03 January 2009

Hatinya baik (He had a wonderful heart) – Part 2 ( Al Fatihah)

While the world are celebrating the joy of New Year, Pak Cik would like to spare a moment thinking of how I should put it in plain words my thought of an unhappy event that took place in November, the month that saw me writing about the significance of 01-01-01, the Poppy Day (Pak Cik Reminisces Part 5), and the departure of a very dear friend, Dato' Ahmad Badri (Hatinya baik - Part 1).

Pak Cik ended the year of 2008 with the posting of old prayers that I transcribed from the first page of my diary written 50 years earlier on 01-01-1959, in Happy New Year 1430H and 2009. So let me begin 2009 with an equally solemn piece.

The untimely departure of Dato’ Razali Ismail was widely published. It is getting to be an old event and fading into the past. My diary today is this blog and I simply have to record something meaningful to me. (By no means Pak Cik am expecting to read this in another 50 years’ time!) I was very tempted to write about that event when the death took place but resisited it. Allah Yarham was special and I had to wait for a special time to record it hoping the effect would be special too. So allow Pak Cik to make this to be my new year posting, requesting an Alfatihah from my Almanar pupils and my Muslim readers for this very special person – hatinya baik.

Datuk Ahmad Badri (of my posting, Hatinya Baik - Part 1) left two days into the month of November. He was very close as a friend. Dato’ Razali left us two days before the end of the same month. Unlike the former I cannot call him a friend. He married into a member of my family. He addressed me as ‘Wah’ like some of Pak Cik’s nieces and nephews. Others preferred ‘Ayah Ngah’, instead. To you, my Almanar children who are equally precious to me, it has been ‘Pak Cik’. One day I will write about how I own different names!

Pak Cik will not write what has been published in our mass media. I want to be more specific of the very thing this extraordinary mortal did that touched me. It was something very personal and flattering but I do not think he realised how that inspired me to carry on with my effort at a time when I was uncertain whether the difficulty I was experiencing then was worth my time and effort. I had disapproval, believe it or not, from a number of individuals in the field of education. In fact I still have some today. You know some of them are in your own school, dear Almanar pupils.

One morning in September 2002, when Almanar was in its seventh year of existence, two cars pulled up in front of Pak Cik’s house. From one of them stepped out two gentlemen dressed in dark suits. One was the unmistakeable bubbly Dato’ Razali whom I knew too well. Following him was a tall gentleman who was introduced to me as Datuk Abdul Rafie Mahat (not yet a Tan Sri then), who was the Malaysian Director General of Education. Helding my hands firmly this important figure from Kuala Lumpur uttered something which still rings clear in my ears today, “I want to meet the unsung hero.” I was completely taken aback by that ‘unsung hero’ bit. What had this state Director of Education been telling his boss that prompted the latter to make that very special brief visit? - an important national figure paying homage to an old kampong folk.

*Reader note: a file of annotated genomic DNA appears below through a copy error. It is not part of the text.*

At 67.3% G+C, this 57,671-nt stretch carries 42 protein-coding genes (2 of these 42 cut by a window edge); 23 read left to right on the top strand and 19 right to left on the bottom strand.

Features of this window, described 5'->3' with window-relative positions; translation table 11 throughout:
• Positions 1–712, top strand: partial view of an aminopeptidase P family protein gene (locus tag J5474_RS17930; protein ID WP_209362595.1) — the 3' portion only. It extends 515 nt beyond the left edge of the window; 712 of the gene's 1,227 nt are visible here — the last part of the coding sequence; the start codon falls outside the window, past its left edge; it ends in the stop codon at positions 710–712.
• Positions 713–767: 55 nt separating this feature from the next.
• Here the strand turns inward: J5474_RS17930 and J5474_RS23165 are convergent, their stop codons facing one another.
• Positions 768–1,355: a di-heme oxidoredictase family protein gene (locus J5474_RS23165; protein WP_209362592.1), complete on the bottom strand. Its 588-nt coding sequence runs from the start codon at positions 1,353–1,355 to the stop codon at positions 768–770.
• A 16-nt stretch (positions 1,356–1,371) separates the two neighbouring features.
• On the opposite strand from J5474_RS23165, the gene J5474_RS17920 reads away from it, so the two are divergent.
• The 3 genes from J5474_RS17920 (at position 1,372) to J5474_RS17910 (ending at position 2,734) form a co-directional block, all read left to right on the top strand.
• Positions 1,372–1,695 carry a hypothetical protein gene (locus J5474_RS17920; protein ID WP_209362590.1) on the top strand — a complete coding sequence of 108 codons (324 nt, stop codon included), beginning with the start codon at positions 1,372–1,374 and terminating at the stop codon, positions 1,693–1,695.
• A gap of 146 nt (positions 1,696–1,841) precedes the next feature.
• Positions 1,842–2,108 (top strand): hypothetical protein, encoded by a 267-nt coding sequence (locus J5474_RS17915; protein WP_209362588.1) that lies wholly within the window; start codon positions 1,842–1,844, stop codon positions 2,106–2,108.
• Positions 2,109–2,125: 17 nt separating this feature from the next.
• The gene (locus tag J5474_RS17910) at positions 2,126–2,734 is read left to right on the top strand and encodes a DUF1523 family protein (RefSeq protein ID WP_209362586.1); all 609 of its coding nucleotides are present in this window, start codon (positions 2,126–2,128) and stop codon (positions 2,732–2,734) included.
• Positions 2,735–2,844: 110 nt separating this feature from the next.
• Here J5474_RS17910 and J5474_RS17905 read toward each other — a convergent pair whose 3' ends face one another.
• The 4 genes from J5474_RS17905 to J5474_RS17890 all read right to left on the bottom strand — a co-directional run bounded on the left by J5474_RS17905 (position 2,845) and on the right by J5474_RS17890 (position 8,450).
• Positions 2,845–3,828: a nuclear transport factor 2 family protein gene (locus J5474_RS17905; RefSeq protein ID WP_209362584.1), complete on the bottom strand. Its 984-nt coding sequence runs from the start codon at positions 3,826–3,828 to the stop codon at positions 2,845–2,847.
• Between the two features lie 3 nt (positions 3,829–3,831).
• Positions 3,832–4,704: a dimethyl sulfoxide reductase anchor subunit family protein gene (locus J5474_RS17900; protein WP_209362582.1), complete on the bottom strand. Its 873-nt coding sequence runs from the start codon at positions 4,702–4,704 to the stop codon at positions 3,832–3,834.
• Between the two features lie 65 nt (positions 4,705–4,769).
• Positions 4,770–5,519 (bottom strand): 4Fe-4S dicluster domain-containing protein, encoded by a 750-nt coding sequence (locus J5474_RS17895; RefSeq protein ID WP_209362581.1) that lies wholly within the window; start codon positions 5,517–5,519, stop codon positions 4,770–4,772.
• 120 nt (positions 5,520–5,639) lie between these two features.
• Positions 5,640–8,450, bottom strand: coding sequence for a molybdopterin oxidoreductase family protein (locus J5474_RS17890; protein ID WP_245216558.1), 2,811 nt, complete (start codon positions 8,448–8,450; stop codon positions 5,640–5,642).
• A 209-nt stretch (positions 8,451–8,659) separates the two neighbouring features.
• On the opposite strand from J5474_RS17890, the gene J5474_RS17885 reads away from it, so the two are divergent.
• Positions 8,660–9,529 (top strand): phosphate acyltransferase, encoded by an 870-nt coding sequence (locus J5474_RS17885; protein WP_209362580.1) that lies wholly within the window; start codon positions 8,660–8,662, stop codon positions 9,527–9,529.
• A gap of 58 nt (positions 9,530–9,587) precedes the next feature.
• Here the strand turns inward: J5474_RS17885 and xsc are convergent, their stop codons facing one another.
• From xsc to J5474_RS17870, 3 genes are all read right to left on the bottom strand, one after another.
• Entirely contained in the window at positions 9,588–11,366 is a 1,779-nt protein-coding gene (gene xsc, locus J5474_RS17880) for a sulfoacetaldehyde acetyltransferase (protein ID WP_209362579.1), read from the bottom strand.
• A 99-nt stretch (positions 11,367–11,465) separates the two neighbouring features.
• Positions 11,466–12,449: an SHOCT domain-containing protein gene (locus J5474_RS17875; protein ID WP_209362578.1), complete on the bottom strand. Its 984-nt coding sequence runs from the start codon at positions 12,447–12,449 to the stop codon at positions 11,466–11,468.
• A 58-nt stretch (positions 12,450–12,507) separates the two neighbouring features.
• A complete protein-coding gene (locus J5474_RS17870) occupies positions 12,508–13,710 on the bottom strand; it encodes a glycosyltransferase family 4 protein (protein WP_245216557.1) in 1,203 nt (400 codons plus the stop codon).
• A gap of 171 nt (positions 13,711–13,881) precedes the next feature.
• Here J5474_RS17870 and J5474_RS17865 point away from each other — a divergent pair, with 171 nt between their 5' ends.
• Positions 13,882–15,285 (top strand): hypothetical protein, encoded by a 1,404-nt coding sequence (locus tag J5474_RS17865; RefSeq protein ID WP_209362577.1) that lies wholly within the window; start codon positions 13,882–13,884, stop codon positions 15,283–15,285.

That was not the end of the ‘unsung hero’ episode. About four months later Pak Cik made an appointment to meet the Principal of a secondary school outside my area. I had to introduce myself and my involvement with Almanar. His eyes lit up as something suddenly dawned on him. “So, you are the ‘unsung hero’ our DG mentioned in his talk!” That was Pak Cik’s second surprise. I could only guess, not wanting to show my interest, that the late Tan Sri Rafie had chosen to quote me and Almanar in his speech some time during his visit to the state.

In no small way the above episode inspired me. Unexpected recognition by people who matters in my type of activity did just that. Sadly both of them departed at a time when they could have continued to serve ‘kerana Tuhan untuk kemanusiaan’ – Dato’ Razali at 59 as the Deputy Minister of Education, and Tan Sri Abdul Fafie Mahat at 60 as the Chairman of Education Service Commission.

From the number of conversations I had with Allah Yarham Dato’ Razali I can categorically say education was in his blood. He preached what he believed and he proved that what he believed could be substantiated. He was not one who blew his own trumpet. Only those close to him knew he raised good children, his eldest being a graduate from Cambridge . He was not just a father, a teacher, a principal of a Teachers’ Training College , a state Director of Education and a Deputy Minister of Education for nothing. Many owe him something. Pak Cik owe him his simple gesture, the ‘unsung hero’ episode, that I interpret as a sign of the man’s attitude and dedication towards education. Little did he realise what it meant to Pak Cik, an inspiration at a time I needed it most.

For one who had a good heart ( orang yang mempunyai hati baik) let us pray that he is being suitably rewarded by the Absolute Creator Himself. Let us recite Alfatihah for him, for Tan Sri Ahmad Rafei and the likes of them.

Berkhidmat kerana Tuhan untuk kemanusiaan.

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